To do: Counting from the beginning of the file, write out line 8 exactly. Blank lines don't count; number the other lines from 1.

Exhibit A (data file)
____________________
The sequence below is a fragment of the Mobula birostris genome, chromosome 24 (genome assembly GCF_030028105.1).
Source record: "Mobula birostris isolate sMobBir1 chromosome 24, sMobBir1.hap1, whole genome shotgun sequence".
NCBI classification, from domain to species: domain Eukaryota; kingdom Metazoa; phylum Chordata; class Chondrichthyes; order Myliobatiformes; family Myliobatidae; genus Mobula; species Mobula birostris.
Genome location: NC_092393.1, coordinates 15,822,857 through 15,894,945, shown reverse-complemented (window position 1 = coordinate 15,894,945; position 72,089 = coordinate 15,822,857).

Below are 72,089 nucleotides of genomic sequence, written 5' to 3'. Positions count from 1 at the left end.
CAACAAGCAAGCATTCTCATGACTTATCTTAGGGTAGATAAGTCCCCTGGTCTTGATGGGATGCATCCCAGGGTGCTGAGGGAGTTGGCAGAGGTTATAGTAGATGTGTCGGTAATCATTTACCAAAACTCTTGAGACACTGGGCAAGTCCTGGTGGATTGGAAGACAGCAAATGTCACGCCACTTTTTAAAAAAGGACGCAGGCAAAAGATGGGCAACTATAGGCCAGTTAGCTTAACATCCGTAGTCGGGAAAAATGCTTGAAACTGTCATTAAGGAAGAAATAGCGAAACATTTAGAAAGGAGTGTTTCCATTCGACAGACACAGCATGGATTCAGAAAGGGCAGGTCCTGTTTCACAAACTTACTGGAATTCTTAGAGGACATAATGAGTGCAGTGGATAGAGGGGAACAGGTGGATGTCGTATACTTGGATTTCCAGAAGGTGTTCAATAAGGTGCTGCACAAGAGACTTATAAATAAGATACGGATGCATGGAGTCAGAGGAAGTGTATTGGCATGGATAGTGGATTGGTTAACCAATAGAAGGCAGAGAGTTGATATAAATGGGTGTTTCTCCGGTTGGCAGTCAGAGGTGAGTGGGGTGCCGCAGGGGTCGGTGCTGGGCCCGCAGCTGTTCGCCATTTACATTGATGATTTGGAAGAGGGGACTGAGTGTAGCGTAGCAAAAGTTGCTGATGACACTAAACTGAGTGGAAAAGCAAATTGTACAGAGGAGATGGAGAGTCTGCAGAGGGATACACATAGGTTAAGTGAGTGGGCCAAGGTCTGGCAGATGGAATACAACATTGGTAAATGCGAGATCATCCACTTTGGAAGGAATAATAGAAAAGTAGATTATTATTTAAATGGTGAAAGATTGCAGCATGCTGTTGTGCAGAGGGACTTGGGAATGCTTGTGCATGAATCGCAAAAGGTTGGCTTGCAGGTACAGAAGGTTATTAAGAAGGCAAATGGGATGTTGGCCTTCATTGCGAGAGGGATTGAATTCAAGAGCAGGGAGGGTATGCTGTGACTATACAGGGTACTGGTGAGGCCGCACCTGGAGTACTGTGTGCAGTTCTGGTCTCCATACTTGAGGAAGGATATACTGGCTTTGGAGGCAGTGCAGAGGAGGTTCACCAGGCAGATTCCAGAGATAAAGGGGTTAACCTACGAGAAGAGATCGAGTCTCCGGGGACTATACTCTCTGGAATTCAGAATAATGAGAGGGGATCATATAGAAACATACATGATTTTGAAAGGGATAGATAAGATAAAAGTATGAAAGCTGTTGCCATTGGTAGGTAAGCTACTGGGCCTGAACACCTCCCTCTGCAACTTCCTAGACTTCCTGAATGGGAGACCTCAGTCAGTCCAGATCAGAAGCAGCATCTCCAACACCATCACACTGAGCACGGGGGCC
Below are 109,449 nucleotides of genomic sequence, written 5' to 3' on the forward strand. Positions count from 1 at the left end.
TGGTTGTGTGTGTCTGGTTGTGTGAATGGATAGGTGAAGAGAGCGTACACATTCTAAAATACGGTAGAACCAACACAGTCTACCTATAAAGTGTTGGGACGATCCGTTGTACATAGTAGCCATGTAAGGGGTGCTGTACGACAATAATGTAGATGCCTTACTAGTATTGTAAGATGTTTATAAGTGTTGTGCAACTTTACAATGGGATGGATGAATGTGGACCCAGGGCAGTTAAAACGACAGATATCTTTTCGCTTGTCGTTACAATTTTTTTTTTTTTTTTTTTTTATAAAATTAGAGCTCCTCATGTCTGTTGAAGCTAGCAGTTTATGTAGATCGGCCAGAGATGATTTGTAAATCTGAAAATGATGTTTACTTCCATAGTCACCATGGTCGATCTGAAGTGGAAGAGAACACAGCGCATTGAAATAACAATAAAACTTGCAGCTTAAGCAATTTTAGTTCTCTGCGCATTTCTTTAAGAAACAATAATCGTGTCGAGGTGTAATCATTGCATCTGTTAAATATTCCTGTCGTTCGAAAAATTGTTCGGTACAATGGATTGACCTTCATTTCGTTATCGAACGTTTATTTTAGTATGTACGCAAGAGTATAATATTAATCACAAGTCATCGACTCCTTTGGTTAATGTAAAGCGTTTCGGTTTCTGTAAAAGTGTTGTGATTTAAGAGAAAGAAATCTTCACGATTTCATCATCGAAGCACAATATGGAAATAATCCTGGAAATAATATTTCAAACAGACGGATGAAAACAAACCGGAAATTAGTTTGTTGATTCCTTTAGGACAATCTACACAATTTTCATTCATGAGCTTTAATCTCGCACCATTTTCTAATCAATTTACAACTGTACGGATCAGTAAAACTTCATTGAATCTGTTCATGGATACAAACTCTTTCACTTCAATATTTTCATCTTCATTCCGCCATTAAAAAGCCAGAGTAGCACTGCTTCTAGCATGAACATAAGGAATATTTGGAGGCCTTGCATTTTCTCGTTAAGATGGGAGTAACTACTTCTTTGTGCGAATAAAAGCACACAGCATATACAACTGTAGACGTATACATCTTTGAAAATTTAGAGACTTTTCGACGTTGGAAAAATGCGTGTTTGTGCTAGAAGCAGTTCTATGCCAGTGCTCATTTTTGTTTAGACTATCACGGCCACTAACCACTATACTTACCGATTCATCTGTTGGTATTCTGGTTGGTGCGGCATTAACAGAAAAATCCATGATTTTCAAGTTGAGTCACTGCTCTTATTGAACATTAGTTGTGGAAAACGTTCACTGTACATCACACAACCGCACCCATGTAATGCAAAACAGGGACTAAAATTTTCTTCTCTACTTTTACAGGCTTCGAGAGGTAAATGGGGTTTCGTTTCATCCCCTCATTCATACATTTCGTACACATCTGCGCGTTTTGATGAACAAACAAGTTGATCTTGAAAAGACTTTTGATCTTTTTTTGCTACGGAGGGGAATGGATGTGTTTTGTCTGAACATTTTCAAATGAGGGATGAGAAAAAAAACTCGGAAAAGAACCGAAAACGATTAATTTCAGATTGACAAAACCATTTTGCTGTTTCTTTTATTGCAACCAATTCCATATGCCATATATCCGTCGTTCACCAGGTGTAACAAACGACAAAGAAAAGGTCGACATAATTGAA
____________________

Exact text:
TGGTTGTGTGTGTCTGGTTGTGTGAATGGATAGGTGAAGAGAGCGTACACATTCTAAAATACGGTAGAACCAACACAGTCTACCTATAAAGTGTTGGGACGATCCGTTGTACATAGTAGCCATGTAAGGGGTGCTGTACGACAATAATGTAGATGCCTTACTAGTATTGTAAGATGTTTATAAGTGTTGTGCAACTTTACAATGGGATGGATGAATGTGGACCCAGGGCAGTTAAAACGACAGATATCTTTTCGCTTGTCGTTACAATTTTTTTTTTTTTTTTTTTTTATAAAATTAGAGCTCCTCATGTCTGTTGAAGCTAGCAGTTTATGTAGATCGGCCAGAGATGATTTGTAAATCTGAAAATGATGTTTACTTCCATAGTCACCATGGTCGATCTGAAGTGGAAGAGAACACAGCGCATTGAAATAACAATAAAACTTGCAGCTTAAGCAATTTTAGTTCTCTGCGCATTTCTTTAAGAAACAATAATCGTGTCGAGGTGTAATCATTGCATCTGTTAAATATTCCTGTCGTTCGAAAAATTGTTCGGTACAATGGATTGACCTTCATTTCGTTATCGAACGTTTATTTTAGTATGTACGCAAGAGTATAATATTAATCACAAGTCATCGACTCCTTTGGTTAATGTAAAGCGTTTCGGTTTCTGTAAAAGTGTTGTGATTTAAGAGAAAGAAATCTTCACGATTTCATCATCGAAGCACAATATGGAAATAATCCTGGAAATAATATTTCAAACAGACGGATGAAAACAAACCGGAAATTAGTTTGTTGATTCCTTTAGGACAATCTACACAATTTTCATTCATGAGCTTTAATCTCGCACCATTTTCTAATCAATTTACAACTGTACGGATCAGTAAAACTTCATTGAATCTGTTCATGGATACAAACTCTTTCACTTCAATATTTTCATCTTCATTCCGCCATTAAAAAGCCAGAGTAGCACTGCTTCTAGCATGAACATAAGGAATATTTGGAGGCCTTGCATTTTCTCGTTAAGATGGGAGTAACTACTTCTTTGTGCGAATAAAAGCACACAGCATATACAACTGTAGACGTATACATCTTTGAAAATTTAGAGACTTTTCGACGTTGGAAAAATGCGTGTTTGTGCTAGAAGCAGTTCTATGCCAGTGCTCATTTTTGTTTAGACTATCACGGCCACTAACCACTATACTTACCGATTCATCTGTTGGTATTCTGGTTGGTGCGGCATTAACAGAAAAATCCATGATTTTCAAGTTGAGTCACTGCTCTTATTGAACATTAGTTGTGGAAAACGTTCACTGTACATCACACAACCGCACCCATGTAATGCAAAACAGGGACTAAAATTTTCTTCTCTACTTTTACAGGCTTCGAGAGGTAAATGGGGTTTCGTTTCATCCCCTCATTCATACATTTCGTACACATCTGCGCGTTTTGATGAACAAACAAGTTGATCTTGAAAAGACTTTTGATCTTTTTTTGCTACGGAGGGGAATGGATGTGTTTTGTCTGAACATTTTCAAATGAGGGATGAGAAAAAAAACTCGGAAAAGAACCGAAAACGATTAATTTCAGATTGACAAAACCATTTTGCTGTTTCTTTTATTGCAACCAATTCCATATGCCATATATCCGTCGTTCACCAGGTGTAACAAACGACAAAGAAAAGGTCGACATAATTGAA